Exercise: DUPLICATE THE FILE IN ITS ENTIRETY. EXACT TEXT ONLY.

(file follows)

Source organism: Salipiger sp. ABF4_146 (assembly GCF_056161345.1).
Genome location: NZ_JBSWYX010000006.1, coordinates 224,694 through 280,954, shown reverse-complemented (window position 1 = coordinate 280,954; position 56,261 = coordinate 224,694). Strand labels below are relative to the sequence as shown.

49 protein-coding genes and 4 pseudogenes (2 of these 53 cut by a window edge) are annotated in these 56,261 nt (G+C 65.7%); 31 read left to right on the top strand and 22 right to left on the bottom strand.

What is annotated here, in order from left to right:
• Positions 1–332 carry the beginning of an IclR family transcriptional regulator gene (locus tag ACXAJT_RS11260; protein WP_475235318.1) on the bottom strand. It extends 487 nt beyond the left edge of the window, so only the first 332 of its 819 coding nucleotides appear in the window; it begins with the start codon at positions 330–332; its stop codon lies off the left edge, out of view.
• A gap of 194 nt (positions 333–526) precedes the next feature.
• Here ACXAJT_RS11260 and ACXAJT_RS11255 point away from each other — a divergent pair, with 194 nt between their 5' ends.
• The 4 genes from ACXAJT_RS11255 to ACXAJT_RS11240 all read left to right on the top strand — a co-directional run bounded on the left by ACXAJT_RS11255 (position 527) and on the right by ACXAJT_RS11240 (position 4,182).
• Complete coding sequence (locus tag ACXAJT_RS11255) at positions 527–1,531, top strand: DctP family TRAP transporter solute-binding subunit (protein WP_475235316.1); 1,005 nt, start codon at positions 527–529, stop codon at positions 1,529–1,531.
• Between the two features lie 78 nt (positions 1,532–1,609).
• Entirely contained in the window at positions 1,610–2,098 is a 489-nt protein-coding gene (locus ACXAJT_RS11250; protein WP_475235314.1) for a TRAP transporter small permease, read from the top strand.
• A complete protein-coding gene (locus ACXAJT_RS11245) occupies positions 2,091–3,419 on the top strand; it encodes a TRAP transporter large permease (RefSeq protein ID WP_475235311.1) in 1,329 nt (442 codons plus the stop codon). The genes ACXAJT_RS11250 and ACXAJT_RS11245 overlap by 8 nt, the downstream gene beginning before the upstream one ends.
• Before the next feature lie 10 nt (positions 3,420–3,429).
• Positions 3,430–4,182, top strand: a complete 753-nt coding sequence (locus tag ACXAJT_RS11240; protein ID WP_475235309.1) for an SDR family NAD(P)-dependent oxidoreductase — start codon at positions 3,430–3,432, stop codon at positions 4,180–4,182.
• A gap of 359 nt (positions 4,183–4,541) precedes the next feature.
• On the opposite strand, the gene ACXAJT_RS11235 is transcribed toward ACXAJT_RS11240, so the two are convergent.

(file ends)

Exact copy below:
Source organism: Salipiger sp. ABF4_146 (assembly GCF_056161345.1).
Genome location: NZ_JBSWYX010000006.1, coordinates 224,694 through 280,954, shown reverse-complemented (window position 1 = coordinate 280,954; position 56,261 = coordinate 224,694). Strand labels below are relative to the sequence as shown.

49 protein-coding genes and 4 pseudogenes (2 of these 53 cut by a window edge) are annotated in these 56,261 nt (G+C 65.7%); 31 read left to right on the top strand and 22 right to left on the bottom strand.

What is annotated here, in order from left to right:
• Positions 1–332 carry the beginning of an IclR family transcriptional regulator gene (locus tag ACXAJT_RS11260; protein WP_475235318.1) on the bottom strand. It extends 487 nt beyond the left edge of the window, so only the first 332 of its 819 coding nucleotides appear in the window; it begins with the start codon at positions 330–332; its stop codon lies off the left edge, out of view.
• A gap of 194 nt (positions 333–526) precedes the next feature.
• Here ACXAJT_RS11260 and ACXAJT_RS11255 point away from each other — a divergent pair, with 194 nt between their 5' ends.
• The 4 genes from ACXAJT_RS11255 to ACXAJT_RS11240 all read left to right on the top strand — a co-directional run bounded on the left by ACXAJT_RS11255 (position 527) and on the right by ACXAJT_RS11240 (position 4,182).
• Complete coding sequence (locus tag ACXAJT_RS11255) at positions 527–1,531, top strand: DctP family TRAP transporter solute-binding subunit (protein WP_475235316.1); 1,005 nt, start codon at positions 527–529, stop codon at positions 1,529–1,531.
• Between the two features lie 78 nt (positions 1,532–1,609).
• Entirely contained in the window at positions 1,610–2,098 is a 489-nt protein-coding gene (locus ACXAJT_RS11250; protein WP_475235314.1) for a TRAP transporter small permease, read from the top strand.
• A complete protein-coding gene (locus ACXAJT_RS11245) occupies positions 2,091–3,419 on the top strand; it encodes a TRAP transporter large permease (RefSeq protein ID WP_475235311.1) in 1,329 nt (442 codons plus the stop codon). The genes ACXAJT_RS11250 and ACXAJT_RS11245 overlap by 8 nt, the downstream gene beginning before the upstream one ends.
• Before the next feature lie 10 nt (positions 3,420–3,429).
• Positions 3,430–4,182, top strand: a complete 753-nt coding sequence (locus tag ACXAJT_RS11240; protein ID WP_475235309.1) for an SDR family NAD(P)-dependent oxidoreductase — start codon at positions 3,430–3,432, stop codon at positions 4,180–4,182.
• A gap of 359 nt (positions 4,183–4,541) precedes the next feature.
• On the opposite strand, the gene ACXAJT_RS11235 is transcribed toward ACXAJT_RS11240, so the two are convergent.